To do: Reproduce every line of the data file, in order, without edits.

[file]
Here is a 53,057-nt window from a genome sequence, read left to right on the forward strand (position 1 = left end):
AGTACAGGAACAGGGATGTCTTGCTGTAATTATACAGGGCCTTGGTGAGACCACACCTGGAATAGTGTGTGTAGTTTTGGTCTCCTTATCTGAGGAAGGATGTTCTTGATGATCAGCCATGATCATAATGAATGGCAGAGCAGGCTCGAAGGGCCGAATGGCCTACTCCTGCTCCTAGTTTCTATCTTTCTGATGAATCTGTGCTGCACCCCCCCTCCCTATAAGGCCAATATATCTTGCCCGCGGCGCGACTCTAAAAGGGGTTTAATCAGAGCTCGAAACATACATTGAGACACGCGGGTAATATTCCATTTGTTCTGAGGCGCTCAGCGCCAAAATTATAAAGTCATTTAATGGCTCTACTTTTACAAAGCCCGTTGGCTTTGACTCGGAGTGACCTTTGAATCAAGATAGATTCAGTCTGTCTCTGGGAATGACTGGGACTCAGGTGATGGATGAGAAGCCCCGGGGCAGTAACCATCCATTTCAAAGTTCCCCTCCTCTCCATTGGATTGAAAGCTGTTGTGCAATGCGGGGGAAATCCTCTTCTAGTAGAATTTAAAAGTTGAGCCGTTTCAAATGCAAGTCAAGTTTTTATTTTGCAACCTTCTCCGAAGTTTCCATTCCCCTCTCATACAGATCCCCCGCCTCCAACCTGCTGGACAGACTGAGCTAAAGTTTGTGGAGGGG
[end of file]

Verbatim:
Here is a 53,057-nt window from a genome sequence, read left to right on the forward strand (position 1 = left end):
AGTACAGGAACAGGGATGTCTTGCTGTAATTATACAGGGCCTTGGTGAGACCACACCTGGAATAGTGTGTGTAGTTTTGGTCTCCTTATCTGAGGAAGGATGTTCTTGATGATCAGCCATGATCATAATGAATGGCAGAGCAGGCTCGAAGGGCCGAATGGCCTACTCCTGCTCCTAGTTTCTATCTTTCTGATGAATCTGTGCTGCACCCCCCCTCCCTATAAGGCCAATATATCTTGCCCGCGGCGCGACTCTAAAAGGGGTTTAATCAGAGCTCGAAACATACATTGAGACACGCGGGTAATATTCCATTTGTTCTGAGGCGCTCAGCGCCAAAATTATAAAGTCATTTAATGGCTCTACTTTTACAAAGCCCGTTGGCTTTGACTCGGAGTGACCTTTGAATCAAGATAGATTCAGTCTGTCTCTGGGAATGACTGGGACTCAGGTGATGGATGAGAAGCCCCGGGGCAGTAACCATCCATTTCAAAGTTCCCCTCCTCTCCATTGGATTGAAAGCTGTTGTGCAATGCGGGGGAAATCCTCTTCTAGTAGAATTTAAAAGTTGAGCCGTTTCAAATGCAAGTCAAGTTTTTATTTTGCAACCTTCTCCGAAGTTTCCATTCCCCTCTCATACAGATCCCCCGCCTCCAACCTGCTGGACAGACTGAGCTAAAGTTTGTGGAGGGG